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Public Church Practices: Summer Neighborhood Prayer Walk

Outside. Sunshine. Gatherings in the backyard. Kids playing up and down the block. Time by the water. Schedules, full yet less scheduled. These describe summers in Minnesota to me. A time where more folks are out and engaging with each other while walking around the neighborhood. What could happen if we intentional went for a walk in our neighborhood paying attention to where joy was hanging out or where fear or anxiety was creeping in?

The Christensen Center for Vocation’s Riverside Innovation Hub is a learning community made local congregations who who gather together to learn how to be and become public church in their neighborhood contexts. We convene the congregations and then invite them to practice the artforms of the Public Church Framework in their contexts.

Accompaniment is the first artform of the Public Church Framework. It is the movement out into the neighborhood to hear the neighbors’ stories. In this movement, we learn to engage and listen to the neighbor for the neighbor’s sake.

The practice of a neighborhood prayer walk is a spinoff of the  Ignatian Awareness Examen, a contemplative prayer exercise that guides you through an examination of your day as you prayerfully seek moments of desolation (sorrow, brokenness, fear, anxiety, etc.) and moments of consolation (hope, life, courage, healing, joy, etc.).

We invite you this summer to join us in prayer walks around your own neighborhood. You can use this same framework as you walk through the neighborhood in which your faith community is situated, asking God to show you the places of desolation and consolation in that neighborhood. The general outline of that activity is to practice this by walking through the neighborhood, paying particular attention to consolation and desolation. Then, together, with people in your faith community or neighborhood, reflect on what you saw, felt, sensed and heard and map the locations of those places of consolation and desolation on a shared map.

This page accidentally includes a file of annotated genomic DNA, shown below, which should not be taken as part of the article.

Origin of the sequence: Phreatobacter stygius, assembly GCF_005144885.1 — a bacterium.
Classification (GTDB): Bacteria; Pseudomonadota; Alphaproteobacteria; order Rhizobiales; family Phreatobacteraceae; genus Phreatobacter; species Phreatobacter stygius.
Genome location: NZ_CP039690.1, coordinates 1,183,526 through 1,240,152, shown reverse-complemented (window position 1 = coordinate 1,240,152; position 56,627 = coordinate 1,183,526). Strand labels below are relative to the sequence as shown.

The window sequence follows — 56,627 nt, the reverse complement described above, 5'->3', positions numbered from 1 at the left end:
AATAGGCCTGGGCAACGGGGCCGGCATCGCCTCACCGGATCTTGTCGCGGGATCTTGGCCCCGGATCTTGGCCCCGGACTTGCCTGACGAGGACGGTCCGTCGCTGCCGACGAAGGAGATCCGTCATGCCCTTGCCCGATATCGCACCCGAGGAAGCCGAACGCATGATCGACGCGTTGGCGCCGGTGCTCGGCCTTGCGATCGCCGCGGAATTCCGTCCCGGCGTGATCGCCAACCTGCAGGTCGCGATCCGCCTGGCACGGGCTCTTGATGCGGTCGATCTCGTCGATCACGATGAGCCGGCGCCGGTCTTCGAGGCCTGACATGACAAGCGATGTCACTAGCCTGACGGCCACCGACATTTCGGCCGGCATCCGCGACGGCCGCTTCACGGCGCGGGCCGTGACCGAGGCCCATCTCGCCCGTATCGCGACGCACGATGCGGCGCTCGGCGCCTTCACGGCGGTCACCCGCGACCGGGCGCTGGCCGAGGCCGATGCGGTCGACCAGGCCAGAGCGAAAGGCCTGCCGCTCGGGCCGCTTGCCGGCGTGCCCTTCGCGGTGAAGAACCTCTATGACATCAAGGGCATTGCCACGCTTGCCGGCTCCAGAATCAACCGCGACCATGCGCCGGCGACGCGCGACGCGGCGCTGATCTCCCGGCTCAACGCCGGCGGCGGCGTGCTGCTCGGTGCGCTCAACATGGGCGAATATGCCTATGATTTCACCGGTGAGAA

examples of neighborhood prayer walk

Prayer Walk Instructions

STEP 1: START WITH AN OPENING PRAYER OR REFLECTION.

Here is an example of a simple prayer: “Creating God, Ground us and open us to be aware of the Hopes and Joys and Fear and Heartaches.” Feel free to use it, or come up with your own.

infographic with example of mapSTEP 2: Do A NEIGHBORHOOD PRAYER WALK

Pay attention to areas of consolation and desolation. Walk around the neighborhood. You can go with a direction in mind or you can let the movement happen as it feels right. There are no wrong ways! As you walk, where do you sense areas of consolation (hope/joy) and desolation (fear/anxiety)? Continue to come back to this question as you walk. Once you have finished your prayer walk, take time to reflect on what you noticed.”

infographic with example of team map from neighborhood prayer walkSTEP 3: MAKE A MAP

Sketch a map of the main roads and landmarks. Add your route and reflections to the map.

STEP 4: REFLECTION

Gather as a team/community and share your individual map / experiences with a larger group and make a shared map. Then reflect together using the following questions

  • Why do we want to be present in these spaces?
  • Who do we want to be in these spaces?
  • Why do we want to do this work over the next 2 years?

The neighborhood prayer walk is a practice that can happen once, occasionally, or regularly. As the seasons change, you may notice different things. As you get to know more people in the neighborhood, their stories of the place may influence what you notice. As you get more familiar with the places, you may realize how much more is going on than what you initially noticed.

Have you done a neighborhood prayer walk? What did you notice? Where did you sense God?

Check out these sharable slides to share with your context.